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How We (and Dan Barber) Cook with Trash

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Today: Last week, we asked Dan Barber, the chef and co-owner of Blue Hill in Manhattan, to transform our test kitchen scraps into a gourmet meal. This week, we challenged ourselves to do the same thing.


This past March, Dan Barber served a burger patty made out of the discarded fruit pulp from New York City's popular juice bar, Liquiteria. The pulp, out of byproducts from drinks like "Berry Powerful" and "Mean Green," had been dyed with beet juice so that it better resembled a meat patty. The bun was composed of stale, leftover bread from the bakery at Balthazar, which was then rehydrated with water, mashed, and baked into a "fresh" bun. This unconventional burger was part of Dan's pop-up restaurant, wastED, which temporarily replaced his permanent restaurant Blue Hill in Greenwich Village, Mahattan. The three-week event called attention to the astounding amount of edible food that gets thrown away in the United States every year—133 billion pounds, to be exact.

The bin of food scraps we sent to Dan Barber including half-cooked pasta, over-ripe citrus, bruised lettuce, and vegetable stems.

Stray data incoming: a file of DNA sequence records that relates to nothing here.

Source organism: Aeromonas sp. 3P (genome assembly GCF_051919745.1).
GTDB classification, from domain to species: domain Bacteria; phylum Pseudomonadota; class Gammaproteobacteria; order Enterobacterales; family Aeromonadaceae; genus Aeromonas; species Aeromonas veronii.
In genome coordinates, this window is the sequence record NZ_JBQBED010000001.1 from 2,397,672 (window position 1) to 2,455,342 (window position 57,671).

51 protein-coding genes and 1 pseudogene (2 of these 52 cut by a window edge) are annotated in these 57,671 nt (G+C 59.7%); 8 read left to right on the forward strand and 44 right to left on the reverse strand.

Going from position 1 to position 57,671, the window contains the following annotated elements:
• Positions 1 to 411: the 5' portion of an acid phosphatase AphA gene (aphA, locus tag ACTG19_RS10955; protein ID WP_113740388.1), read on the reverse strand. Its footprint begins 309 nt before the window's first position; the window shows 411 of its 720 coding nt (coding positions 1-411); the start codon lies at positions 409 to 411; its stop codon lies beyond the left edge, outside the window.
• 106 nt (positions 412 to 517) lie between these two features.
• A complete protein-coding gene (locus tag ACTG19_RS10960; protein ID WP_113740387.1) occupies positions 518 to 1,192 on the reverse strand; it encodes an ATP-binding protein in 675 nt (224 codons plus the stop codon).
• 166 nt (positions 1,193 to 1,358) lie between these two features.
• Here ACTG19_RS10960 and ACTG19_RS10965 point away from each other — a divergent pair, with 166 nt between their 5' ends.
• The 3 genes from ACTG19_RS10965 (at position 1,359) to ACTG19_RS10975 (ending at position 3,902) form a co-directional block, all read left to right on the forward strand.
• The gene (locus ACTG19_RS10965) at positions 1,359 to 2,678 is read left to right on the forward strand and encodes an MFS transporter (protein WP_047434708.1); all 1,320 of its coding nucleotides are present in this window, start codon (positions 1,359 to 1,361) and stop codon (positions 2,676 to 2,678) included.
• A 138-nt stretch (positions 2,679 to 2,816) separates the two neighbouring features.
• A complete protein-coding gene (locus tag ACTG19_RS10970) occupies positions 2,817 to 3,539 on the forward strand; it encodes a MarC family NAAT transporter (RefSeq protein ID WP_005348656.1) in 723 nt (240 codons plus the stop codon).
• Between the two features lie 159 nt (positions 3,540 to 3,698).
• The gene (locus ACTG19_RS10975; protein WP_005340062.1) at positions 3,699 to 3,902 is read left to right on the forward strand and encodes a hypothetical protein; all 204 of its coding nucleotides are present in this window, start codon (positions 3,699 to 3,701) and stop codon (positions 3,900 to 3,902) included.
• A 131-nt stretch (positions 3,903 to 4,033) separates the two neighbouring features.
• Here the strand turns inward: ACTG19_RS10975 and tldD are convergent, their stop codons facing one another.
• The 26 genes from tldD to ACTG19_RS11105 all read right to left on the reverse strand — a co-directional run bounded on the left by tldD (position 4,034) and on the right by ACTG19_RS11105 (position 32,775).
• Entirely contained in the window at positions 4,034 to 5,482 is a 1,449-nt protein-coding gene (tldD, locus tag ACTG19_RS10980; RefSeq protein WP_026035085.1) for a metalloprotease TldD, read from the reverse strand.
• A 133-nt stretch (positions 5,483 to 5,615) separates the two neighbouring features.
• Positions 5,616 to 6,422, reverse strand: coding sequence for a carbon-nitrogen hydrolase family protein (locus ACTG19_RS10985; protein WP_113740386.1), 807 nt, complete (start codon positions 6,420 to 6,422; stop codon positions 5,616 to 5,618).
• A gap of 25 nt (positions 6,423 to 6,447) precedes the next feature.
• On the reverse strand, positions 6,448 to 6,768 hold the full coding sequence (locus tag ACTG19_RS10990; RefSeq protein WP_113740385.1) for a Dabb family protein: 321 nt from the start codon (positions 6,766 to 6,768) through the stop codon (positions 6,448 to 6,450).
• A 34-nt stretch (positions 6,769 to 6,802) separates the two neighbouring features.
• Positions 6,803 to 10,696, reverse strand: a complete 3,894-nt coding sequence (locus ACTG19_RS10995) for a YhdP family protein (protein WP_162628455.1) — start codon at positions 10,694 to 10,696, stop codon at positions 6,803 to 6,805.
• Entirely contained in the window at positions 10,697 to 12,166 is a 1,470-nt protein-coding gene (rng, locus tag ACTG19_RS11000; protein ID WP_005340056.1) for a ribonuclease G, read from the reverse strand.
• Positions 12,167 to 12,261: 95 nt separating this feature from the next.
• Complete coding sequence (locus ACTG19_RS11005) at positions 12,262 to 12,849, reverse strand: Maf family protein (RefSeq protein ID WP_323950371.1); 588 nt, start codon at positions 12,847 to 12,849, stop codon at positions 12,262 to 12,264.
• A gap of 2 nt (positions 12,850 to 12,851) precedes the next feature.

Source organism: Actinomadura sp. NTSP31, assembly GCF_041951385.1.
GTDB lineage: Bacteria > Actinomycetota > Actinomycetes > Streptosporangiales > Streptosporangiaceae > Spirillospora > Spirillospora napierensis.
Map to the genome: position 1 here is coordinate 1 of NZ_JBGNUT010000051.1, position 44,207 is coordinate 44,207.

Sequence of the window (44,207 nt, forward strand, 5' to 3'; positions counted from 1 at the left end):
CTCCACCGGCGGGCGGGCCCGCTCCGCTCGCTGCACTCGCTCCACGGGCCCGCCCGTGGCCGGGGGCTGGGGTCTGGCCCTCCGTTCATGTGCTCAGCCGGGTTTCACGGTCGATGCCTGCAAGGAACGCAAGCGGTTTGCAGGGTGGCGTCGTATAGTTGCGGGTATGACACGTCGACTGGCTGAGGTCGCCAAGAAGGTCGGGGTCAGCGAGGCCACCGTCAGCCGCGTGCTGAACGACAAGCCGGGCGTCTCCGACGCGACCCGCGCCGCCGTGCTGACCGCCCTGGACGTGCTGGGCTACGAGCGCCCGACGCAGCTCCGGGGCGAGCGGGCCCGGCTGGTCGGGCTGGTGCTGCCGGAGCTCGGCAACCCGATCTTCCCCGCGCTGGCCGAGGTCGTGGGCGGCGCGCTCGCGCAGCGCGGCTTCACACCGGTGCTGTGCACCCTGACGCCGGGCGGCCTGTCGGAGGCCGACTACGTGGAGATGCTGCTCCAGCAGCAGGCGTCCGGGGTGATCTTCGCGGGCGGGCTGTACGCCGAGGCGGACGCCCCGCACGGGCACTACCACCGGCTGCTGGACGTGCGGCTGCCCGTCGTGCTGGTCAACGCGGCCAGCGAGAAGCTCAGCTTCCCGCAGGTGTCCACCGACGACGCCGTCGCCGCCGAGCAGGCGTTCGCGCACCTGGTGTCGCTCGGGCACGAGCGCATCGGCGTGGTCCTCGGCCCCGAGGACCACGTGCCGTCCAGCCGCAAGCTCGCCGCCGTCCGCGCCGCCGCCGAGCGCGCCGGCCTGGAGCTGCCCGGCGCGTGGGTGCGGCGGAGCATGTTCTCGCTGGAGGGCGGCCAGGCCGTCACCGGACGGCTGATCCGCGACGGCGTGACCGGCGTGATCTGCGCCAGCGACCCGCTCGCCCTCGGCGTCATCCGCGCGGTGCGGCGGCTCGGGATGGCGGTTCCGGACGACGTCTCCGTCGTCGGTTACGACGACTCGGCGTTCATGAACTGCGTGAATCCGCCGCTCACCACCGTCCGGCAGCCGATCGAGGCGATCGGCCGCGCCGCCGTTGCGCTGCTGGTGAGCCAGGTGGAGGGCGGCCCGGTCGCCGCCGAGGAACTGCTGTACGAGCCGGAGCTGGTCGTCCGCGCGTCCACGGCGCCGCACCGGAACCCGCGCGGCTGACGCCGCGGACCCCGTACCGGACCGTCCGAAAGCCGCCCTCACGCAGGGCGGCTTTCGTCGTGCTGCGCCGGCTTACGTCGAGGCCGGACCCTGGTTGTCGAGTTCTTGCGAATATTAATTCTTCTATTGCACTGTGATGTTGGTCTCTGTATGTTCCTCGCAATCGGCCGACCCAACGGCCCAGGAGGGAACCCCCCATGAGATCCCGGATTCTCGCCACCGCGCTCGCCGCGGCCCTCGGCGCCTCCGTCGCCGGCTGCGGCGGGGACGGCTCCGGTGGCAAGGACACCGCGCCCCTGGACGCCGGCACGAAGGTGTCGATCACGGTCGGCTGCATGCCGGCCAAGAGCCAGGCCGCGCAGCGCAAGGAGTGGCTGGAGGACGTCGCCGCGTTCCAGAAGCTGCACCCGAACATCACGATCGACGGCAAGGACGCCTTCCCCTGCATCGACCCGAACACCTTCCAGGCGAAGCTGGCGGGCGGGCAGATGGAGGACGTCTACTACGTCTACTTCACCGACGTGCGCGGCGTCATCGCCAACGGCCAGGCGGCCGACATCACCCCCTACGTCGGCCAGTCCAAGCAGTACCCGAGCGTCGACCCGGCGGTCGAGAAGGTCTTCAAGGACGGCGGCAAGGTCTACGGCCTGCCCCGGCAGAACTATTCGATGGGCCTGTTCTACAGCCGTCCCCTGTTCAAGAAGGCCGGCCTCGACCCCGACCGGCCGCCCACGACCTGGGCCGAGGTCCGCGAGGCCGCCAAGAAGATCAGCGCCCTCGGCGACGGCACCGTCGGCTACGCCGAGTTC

Last week, we asked Dan to take a look at one day's worth of Food52's test kitchen's scraps. After seeing his plated meal (masterpiece?), made from little more than a few vegetable odds and ends, we decided to take the "wastED challenge" ourselves and turn the scraps from yesterday's photo shoot into a dish. How hard could it be? (Right?)

More: Want to start your own wastED challenged? Here are 5 ways to use your vegetable scraps for good.

While we have an intra-office system to make sure all of the food we photograph gets eaten or sent home with team members, we found ourselves with an abundance of leftovers and unused vegetable ends after two particularly packed photo shoots. Here's what Dan had to work with: bruised bok choy ends and scallion stems from a fried rice dishradish greens from a Spring Vegetable Jumblemushy peasflat-leaf parsley stems, and rigid kale stems from Soba with Parsley-Pea Pesto and Kalehalf-cooked shells and onions from a stuffed-pasta dish, and some shriveled citrus.